George Wright was up from Arkansas City Monday and witnessed the water throwing.



Winfield Courier, December 20, 1883.

A fur glove was lost Saturday. The finder will receive a half dollar by its return to this office.


Winfield Courier, December 20, 1883.

Before you buy your Christmas presents, call at Brown & Son=s drug store and see their beautiful line of holiday goods.

The finest stock of albums in the city at Brown & Son=s Drug Stre.


Winfield Courier, December 20, 1883.

J. H. Curfman and wife returned from a visit to Pennsylvania, their old home, last week. He reports a heavy shortage in corn in that state. He also met several parties on the train coming out from Ohio to Kansas to buy corn. Corn is King in Kansas this year, and no mistake. As the winter progresses, the shortage becomes more apparent.


Winfield Courier, December 20, 1883.

John R. Thompson marketeds four Poland China hogs Wednesday which weighed 1,010 poundsCan average of 510 each. Mr. Gilleland purchased them at 5 cents per pound: one hundred and two dollars.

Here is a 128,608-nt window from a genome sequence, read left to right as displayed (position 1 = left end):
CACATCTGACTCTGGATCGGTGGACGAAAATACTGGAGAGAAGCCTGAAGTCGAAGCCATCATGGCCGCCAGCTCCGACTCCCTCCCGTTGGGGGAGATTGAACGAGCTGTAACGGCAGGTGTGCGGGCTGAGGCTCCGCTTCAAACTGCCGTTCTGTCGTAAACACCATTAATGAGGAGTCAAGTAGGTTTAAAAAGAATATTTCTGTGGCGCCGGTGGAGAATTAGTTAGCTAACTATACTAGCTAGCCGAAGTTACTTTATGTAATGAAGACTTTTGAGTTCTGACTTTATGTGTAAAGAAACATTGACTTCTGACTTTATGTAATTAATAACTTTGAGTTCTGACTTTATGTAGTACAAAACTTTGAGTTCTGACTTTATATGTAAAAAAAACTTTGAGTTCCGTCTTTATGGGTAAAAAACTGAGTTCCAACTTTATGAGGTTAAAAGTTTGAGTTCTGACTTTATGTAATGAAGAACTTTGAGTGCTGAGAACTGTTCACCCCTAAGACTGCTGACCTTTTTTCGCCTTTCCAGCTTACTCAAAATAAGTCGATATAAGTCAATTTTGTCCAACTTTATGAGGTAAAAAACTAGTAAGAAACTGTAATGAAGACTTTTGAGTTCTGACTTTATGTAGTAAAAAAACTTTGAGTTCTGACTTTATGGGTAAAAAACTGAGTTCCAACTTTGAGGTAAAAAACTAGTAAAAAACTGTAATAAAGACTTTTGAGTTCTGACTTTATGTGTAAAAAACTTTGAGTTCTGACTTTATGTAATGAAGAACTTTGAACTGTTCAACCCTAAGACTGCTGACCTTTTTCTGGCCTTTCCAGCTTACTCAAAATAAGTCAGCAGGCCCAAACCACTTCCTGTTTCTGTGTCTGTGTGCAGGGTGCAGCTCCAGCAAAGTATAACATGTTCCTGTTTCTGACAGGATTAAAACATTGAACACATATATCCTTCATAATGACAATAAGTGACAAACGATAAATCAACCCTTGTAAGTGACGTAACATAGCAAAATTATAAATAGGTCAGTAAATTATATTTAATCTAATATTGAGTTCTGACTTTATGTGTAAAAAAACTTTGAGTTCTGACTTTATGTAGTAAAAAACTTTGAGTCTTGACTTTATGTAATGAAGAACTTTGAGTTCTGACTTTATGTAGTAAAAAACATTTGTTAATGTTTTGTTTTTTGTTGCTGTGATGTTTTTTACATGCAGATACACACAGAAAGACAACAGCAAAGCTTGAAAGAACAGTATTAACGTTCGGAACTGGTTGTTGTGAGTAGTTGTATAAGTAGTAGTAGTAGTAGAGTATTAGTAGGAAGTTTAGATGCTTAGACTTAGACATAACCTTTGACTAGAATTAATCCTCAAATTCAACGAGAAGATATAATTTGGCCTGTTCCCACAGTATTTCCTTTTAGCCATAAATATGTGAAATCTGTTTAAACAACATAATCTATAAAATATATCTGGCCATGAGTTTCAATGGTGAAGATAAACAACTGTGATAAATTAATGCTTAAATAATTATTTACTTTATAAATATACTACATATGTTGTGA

Winfield Courier, December 20, 1883.

Some housebreakers, burglars, or other Ahard cases,@ effected an entrance into a house on eighth avenue last week but the family returned and drove them out before anything was taken.


Winfield Courier, December 20, 1883.

MARRIED. Mr. W. L. Webb and Miss Zella Hutcheson were married Wednesday. The announcement is rather a surprise to their many friends here as it was entirely unexpected.


Winfield Courier, December 20, 1883.

MARRIED. Married at the residence of the bride=s pareants, near Tannehill, on December 12th, by Rev. W. R. Kirkwood, Mr. James Herron and Miss Clara Hammond, both of Cowley County.


Winfield Courier, December 20, 1883.